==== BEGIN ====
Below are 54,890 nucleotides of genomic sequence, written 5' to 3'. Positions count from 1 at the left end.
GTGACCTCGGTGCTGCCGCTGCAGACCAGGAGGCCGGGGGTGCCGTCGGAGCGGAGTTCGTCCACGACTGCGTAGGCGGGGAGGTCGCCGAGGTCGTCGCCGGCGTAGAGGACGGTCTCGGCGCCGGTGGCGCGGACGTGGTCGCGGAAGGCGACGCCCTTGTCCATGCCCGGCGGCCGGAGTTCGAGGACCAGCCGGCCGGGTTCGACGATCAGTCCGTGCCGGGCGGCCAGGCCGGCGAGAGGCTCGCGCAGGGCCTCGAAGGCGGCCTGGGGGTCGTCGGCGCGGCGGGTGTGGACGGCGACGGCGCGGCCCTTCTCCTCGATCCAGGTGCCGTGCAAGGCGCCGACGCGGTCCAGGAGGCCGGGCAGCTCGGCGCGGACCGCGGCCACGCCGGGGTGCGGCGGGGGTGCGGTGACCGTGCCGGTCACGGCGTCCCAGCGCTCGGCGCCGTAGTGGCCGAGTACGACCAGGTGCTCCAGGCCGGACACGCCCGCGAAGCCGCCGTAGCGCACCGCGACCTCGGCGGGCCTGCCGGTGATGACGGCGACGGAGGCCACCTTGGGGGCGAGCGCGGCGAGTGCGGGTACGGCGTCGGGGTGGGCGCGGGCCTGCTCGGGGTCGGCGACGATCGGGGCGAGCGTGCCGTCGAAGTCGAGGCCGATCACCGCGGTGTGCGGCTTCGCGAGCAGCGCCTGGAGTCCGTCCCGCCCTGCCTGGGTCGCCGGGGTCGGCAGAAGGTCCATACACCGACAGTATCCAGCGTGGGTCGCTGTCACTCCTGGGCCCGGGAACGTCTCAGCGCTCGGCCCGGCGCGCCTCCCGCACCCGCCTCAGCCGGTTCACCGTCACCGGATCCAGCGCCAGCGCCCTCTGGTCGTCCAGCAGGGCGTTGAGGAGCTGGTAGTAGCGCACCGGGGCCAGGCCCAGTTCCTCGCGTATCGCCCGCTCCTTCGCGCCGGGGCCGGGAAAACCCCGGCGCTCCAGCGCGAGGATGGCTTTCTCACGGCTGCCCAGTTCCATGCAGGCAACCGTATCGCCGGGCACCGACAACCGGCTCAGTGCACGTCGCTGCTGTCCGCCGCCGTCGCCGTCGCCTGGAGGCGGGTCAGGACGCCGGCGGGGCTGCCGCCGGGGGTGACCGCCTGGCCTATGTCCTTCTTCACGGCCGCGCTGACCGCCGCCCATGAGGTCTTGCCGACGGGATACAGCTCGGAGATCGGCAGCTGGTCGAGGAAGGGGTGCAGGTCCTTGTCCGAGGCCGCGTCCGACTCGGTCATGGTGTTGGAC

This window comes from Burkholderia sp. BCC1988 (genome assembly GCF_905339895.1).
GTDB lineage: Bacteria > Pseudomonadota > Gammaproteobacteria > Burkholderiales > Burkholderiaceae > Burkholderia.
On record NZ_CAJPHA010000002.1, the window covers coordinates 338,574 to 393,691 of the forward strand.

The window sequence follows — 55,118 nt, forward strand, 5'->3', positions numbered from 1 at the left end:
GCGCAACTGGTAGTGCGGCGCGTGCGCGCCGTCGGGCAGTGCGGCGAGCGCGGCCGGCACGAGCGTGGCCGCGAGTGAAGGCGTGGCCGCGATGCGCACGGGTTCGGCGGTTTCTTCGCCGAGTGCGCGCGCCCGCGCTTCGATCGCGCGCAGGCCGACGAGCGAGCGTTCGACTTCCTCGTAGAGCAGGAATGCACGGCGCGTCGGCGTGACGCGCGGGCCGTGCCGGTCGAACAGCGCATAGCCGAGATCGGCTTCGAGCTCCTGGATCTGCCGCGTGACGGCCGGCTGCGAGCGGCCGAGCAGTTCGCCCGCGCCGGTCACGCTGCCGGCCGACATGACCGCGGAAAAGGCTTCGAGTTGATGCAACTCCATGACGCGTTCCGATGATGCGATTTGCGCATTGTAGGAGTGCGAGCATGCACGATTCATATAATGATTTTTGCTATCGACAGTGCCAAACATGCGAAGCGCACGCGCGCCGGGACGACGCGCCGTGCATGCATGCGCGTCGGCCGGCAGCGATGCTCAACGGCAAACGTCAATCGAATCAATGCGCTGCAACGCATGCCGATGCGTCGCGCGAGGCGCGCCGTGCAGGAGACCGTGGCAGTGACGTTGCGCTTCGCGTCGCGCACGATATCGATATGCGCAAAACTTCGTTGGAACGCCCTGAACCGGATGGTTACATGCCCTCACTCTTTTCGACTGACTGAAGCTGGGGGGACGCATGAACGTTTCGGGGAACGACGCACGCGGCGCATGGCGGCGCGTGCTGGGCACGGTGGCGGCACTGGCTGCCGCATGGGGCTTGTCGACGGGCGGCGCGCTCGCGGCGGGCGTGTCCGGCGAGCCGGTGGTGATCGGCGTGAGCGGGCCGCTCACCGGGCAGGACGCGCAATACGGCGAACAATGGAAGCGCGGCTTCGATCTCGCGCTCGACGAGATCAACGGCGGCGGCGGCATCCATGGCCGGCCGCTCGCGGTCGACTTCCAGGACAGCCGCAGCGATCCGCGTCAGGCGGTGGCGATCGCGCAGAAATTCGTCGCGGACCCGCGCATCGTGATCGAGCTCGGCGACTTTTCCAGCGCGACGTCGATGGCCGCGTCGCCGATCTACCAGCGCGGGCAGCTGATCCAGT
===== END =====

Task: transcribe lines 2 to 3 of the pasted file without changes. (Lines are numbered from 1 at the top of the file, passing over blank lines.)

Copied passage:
GTGACCTCGGTGCTGCCGCTGCAGACCAGGAGGCCGGGGGTGCCGTCGGAGCGGAGTTCGTCCACGACTGCGTAGGCGGGGAGGTCGCCGAGGTCGTCGCCGGCGTAGAGGACGGTCTCGGCGCCGGTGGCGCGGACGTGGTCGCGGAAGGCGACGCCCTTGTCCATGCCCGGCGGCCGGAGTTCGAGGACCAGCCGGCCGGGTTCGACGATCAGTCCGTGCCGGGCGGCCAGGCCGGCGAGAGGCTCGCGCAGGGCCTCGAAGGCGGCCTGGGGGTCGTCGGCGCGGCGGGTGTGGACGGCGACGGCGCGGCCCTTCTCCTCGATCCAGGTGCCGTGCAAGGCGCCGACGCGGTCCAGGAGGCCGGGCAGCTCGGCGCGGACCGCGGCCACGCCGGGGTGCGGCGGGGGTGCGGTGACCGTGCCGGTCACGGCGTCCCAGCGCTCGGCGCCGTAGTGGCCGAGTACGACCAGGTGCTCCAGGCCGGACACGCCCGCGAAGCCGCCGTAGCGCACCGCGACCTCGGCGGGCCTGCCGGTGATGACGGCGACGGAGGCCACCTTGGGGGCGAGCGCGGCGAGTGCGGGTACGGCGTCGGGGTGGGCGCGGGCCTGCTCGGGGTCGGCGACGATCGGGGCGAGCGTGCCGTCGAAGTCGAGGCCGATCACCGCGGTGTGCGGCTTCGCGAGCAGCGCCTGGAGTCCGTCCCGCCCTGCCTGGGTCGCCGGGGTCGGCAGAAGGTCCATACACCGACAGTATCCAGCGTGGGTCGCTGTCACTCCTGGGCCCGGGAACGTCTCAGCGCTCGGCCCGGCGCGCCTCCCGCACCCGCCTCAGCCGGTTCACCGTCACCGGATCCAGCGCCAGCGCCCTCTGGTCGTCCAGCAGGGCGTTGAGGAGCTGGTAGTAGCGCACCGGGGCCAGGCCCAGTTCCTCGCGTATCGCCCGCTCCTTCGCGCCGGGGCCGGGAAAACCCCGGCGCTCCAGCGCGAGGATGGCTTTCTCACGGCTGCCCAGTTCCATGCAGGCAACCGTATCGCCGGGCACCGACAACCGGCTCAGTGCACGTCGCTGCTGTCCGCCGCCGTCGCCGTCGCCTGGAGGCGGGTCAGGACGCCGGCGGGGCTGCCGCCGGGGGTGACCGCCTGGCCTATGTCCTTCTTCACGGCCGCGCTGACCGCCGCCCATGAGGTCTTGCCGACGGGATACAGCTCGGAGATCGGCAGCTGGTCGAGGAAGGGGTGCAGGTCCTTGTCCGAGGCCGCGTCCGACTCGGTCATGGTGTTGGAC

This window comes from Burkholderia sp. BCC1988 (genome assembly GCF_905339895.1).